Like all EU member states, Serbia as a candidate follows newest trends in the field of environmental protection and fight against climate changes, and more specifically in the area of renewable energy sources. There is a rising number of foreign companies and investors that are interested in investing into hydropower, solar power and biogas plants as well as wind parks. In that sense, Government of the Republic of Serbia enacted several acts in the field of renewable energy sources such as:
- Regulation on the requirements and procedure of acquiring the status of a privileged producer, preliminary privileged producer and producer from renewable energy sources (http://www.mre.gov.rs/doc/efikasnost-izvori/Uredba%20o%20uslovima%20i%20postupku%20sticanja%20statusa%20PP%20PPP%20i%20POIE%20ENG200916.PDF)
- Regulation on incentive measures for the production of electricity from renewable sources and from high-efficiency electricity and thermal energy cogeneration (http://www.mre.gov.rs/doc/efikasnost-izvori/Uredba%20o%20podsticajnim%20merama%20ENG20092016.PDF) and
- Regulation on the power purchase agreement (http://www.mre.gov.rs/doc/efikasnost-izvori/OIE_Uredba%20ugovor%20o%20otkupu%20elektricne%20energije%20ENG%20-%20c2-200916.pdf)
which are all in accordance with the Energy Law (http://www.mre.gov.rs/doc/efikasnost-izvori/EnergyLaw.doc), as the most general law on the topic. Also, Ministry of Mining and Energy in cooperation with the United Nations Development Program (UNDP) made a new Investor’s guide for projects relating to renewable energy sources (http://www.mre.gov.rs/doc/efikasnost-izvori/Guide%20RES%202016%20A4.pdf), that focuses on the realization of projects using renewable energy sources as a complex process which requires obtaining variety of documents, permits, licenses, approvals, opinions. The Guide also includes information on preparing project documentation and other actions which are to be undertaken by the investor for the purpose of realization of power plant construction, especially concerning those for which there is the greatest interest amongst investors – hydropower plants, solar power plants and biogas plants.
Projects relating to renewable energy sources are very complex, their realization requires multiple intricate steps, and thus also warrants very elaborate legislation.
In this blog post we will try to explain some of the key concepts of the legal framework in this area, concentrating primarily on the Energy Law.
As mentioned above, the Energy Law is the basic and most general law in this area. Section V (articles 65 – 87) is dedicated to renewable energy production.
- Articles 65 – 70 contain some general administrative provisions on the work of the ministry, such as the national objectives and the plan for the use of renewable sources.
- Articles 70 – 75 regulate the status of a privileged electricity producer, temporary status of a privileged electricity producer, and the status of an electricity producer from renewable energy sources; this includes conditions for acquiring that status and cases in which this status can be lost/taken (article 74).
- Articles 76 – 77 include the incentive measures for privileged electricity producers, which are:
1) the obligation of purchasing electricity from a privileged producer;
2) prices at which such electricity is purchased;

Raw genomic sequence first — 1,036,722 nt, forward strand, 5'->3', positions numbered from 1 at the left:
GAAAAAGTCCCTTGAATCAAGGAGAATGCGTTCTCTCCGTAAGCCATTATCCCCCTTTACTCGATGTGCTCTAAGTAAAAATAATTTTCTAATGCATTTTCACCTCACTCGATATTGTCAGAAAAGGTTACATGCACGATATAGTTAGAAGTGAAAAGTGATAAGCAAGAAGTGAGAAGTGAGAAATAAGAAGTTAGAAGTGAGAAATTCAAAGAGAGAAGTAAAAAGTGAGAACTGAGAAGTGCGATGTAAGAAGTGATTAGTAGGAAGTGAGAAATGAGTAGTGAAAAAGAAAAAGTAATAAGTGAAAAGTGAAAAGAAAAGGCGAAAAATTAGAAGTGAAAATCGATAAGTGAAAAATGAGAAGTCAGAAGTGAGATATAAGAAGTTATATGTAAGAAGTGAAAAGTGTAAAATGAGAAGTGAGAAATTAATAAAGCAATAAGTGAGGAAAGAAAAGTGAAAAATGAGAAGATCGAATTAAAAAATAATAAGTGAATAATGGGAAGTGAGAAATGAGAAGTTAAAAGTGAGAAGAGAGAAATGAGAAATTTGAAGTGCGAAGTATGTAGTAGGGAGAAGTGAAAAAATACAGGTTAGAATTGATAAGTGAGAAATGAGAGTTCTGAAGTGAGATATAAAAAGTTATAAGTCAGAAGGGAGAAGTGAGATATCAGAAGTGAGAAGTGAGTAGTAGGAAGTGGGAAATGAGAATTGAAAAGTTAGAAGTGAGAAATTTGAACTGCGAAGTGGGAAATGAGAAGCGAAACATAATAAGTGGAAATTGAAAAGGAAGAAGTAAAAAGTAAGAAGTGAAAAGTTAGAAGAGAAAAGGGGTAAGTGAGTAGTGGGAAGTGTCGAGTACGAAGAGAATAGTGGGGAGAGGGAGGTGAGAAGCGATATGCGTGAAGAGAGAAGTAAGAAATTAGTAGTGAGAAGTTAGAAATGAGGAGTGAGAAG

3) the validity period of the electricity purchase obligation;
4) undertaking balance responsibility and
5) other incentive measures prescribed by the act, as well as by other laws and regulations governing taxes, customs and other duties, environmental protection and energy efficiency.
It is further prescribed that the incentive measures may be used by an energy entity that has acquired the status of a privileged producer according to this Law. A privileged producer shall be entitled to incentive measures by the conclusion of an agreement on electricity purchase with a guaranteed supplier. Article 77 regulates the terms and conditions for use of the incentives for temporary privileged producer.
- Article 78 regulates obligations of the guaranteed supplier referring to the purchase of electricity from privileged producers. This article stipulates that guaranteed supplier shall
1) conclude an agreement on electricity purchase in accordance with the Law;
2) take over rights and obligations of the previous guaranteed supplier within the deadline, in the manner and under conditions determined by the public tender under this Law;
3) keep a registry of agreements on electricity purchase, and publish them on its website;
4) undertake balance responsibility under the provisions of this Law;
5) submit to the Ministry the data needed for establishing compensation as an incentive measure for privileged electricity producers and
6) keep a separate account for transactions related to incentive measures and guarantees of origin, pursuant to this Law.
- Articles 79 – 81 regulate incentive funds, which refer to the plan how the government is going to obtain funds for the incentives for renewable energy producers. Put briefly, all end customers of electricity shall pay a fee for supporting privileged electricity producers, except in cases stipulated by this Law and the Government shall prescribe the method of calculation, payment and collection of funds based on the fee for incentive measures, as well as the method of allocation of the collected funds based on the fee for incentive measures.
- Articles 82 – 87 regulate a guarantee of origin for electricity generated from renewable sources.
In the upcoming blog posts we shall go into more specific details concerning the incentive measures for the producers, as well as into specific fields of renewable energy production: hydro and solar power, and biogas plants. These fields as well as incentive measures are of most interest for investors and therefor are worthy of a closer look.